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Two Months of Torrential Rain Causes Major Headaches For Dallas Restaurateurs

Dine out, even if the rain is annoying

Rain rain, go away
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Over the past two months, Dallas has seen a truly immense amount of rainfall, and the nonstop pouring is putting a damper on pretty much everything, including restaurant patronage.

Jon Alexis, owner of Malibu Poke and TJ’s Seafood Market & Grill, took to Facebook today to urge customers to make it out to their favorite restaurants despite the pretty much constant downpours. “Your favorite restaurants are getting straight MURDERED right now. Our landlords charge rent even when it’s raining,” he writes in part. “But also [consider] the hard working staff who get sent home if we don’t have enough customers. Their landlords charge them rent on rainy days too.”

Both September and October have brought a near-constant deluge of precipitation, causing a conundrum that Alexis and other restaurateurs in Dallas don’t quite know how to fix. “It affects some places more than others,” says Chris Zielke, owner of Bolsa, Smoke, Chicken Scratch, and partner in the Statler Hotel’s dining destinations. “At Chicken Scratch and the Foundry, every time it rains our business goes down 50 percent.” And as far as the Statler’s rooftop pool bar? “Every weekend that it rains, Waterproof gets devastated,” he says. “Places that are dependent on the outdoors have suffered.”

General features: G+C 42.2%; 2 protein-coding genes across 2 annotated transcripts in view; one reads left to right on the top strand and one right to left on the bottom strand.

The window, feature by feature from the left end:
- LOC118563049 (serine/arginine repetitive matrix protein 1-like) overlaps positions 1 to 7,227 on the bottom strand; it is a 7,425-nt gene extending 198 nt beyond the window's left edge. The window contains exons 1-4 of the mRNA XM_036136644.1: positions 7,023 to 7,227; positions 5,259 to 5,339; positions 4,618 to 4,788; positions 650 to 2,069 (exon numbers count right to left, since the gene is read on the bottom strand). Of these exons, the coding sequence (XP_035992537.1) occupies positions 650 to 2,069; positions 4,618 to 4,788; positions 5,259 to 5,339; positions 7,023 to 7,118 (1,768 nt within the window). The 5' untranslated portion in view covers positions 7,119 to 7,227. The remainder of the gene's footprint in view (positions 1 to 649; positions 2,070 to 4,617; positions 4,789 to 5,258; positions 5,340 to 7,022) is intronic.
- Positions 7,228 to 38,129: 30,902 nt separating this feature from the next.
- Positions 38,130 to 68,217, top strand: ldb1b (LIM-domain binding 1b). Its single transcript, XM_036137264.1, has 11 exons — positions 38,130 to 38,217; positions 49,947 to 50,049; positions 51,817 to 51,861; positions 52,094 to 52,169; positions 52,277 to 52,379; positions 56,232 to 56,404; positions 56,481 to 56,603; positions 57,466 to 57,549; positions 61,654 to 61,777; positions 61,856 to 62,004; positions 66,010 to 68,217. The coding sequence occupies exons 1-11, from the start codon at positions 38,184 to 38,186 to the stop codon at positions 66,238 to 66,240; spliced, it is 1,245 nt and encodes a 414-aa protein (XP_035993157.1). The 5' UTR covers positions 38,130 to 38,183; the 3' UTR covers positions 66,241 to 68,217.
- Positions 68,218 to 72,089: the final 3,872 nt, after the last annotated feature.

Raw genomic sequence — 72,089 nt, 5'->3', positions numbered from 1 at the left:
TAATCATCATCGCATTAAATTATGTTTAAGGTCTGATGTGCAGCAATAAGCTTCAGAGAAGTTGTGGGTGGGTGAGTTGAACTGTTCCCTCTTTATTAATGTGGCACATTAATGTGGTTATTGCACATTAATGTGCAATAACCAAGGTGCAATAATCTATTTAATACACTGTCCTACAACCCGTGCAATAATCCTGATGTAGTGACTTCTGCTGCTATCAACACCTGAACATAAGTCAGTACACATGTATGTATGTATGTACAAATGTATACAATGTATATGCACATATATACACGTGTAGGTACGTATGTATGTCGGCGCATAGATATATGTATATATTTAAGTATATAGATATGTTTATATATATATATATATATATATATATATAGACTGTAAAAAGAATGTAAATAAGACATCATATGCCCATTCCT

Even for primarily-indoor establishments like Bolsa, Zielke tells Eater that people just don’t want to drive in the rain. Alexis agrees. “We like our malls and our movie theaters,” he says. “We’ve insulated ourselves from our summers, we’re used to living hermetically sealed lives.”

Zielke’s answer is an increased focus on weather-proofing, making outdoor spaces at his restaurants more comfortable for diners. He’s added tents to the Foundry and Chicken Scratch’s large outdoor yard. Alexis, who operates two indoor concepts says food and beverage purveyors have to adapt menus to the changing climate. “In the hospitality industry it’s our job to anticipate guests’ needs,” Alexis says. “Think about what the customer wants, make sure the AC isn’t blowing, have a nice hot soup.” That includes spicy and hearty fish options for the poke and some new fall and winter menu items like a steamy bowl of miso soup. Alexis also has the gumbos and chowders out in full-effect at TJ’s Seafood.

“By talking about it you are helping fix it,” he says, athough Alexis and Zielke urge patrons not to order in via a third-party delivery service and think that it’s helping the restaurant. “The delivery services are unsustainable,” says Alexis. “With their 30 percent commission, sometimes I make more money if they hadn’t placed the order.”

“You can’t fight mother nature,” Zielke says, but “hopefully people are getting sick of sitting at home.”

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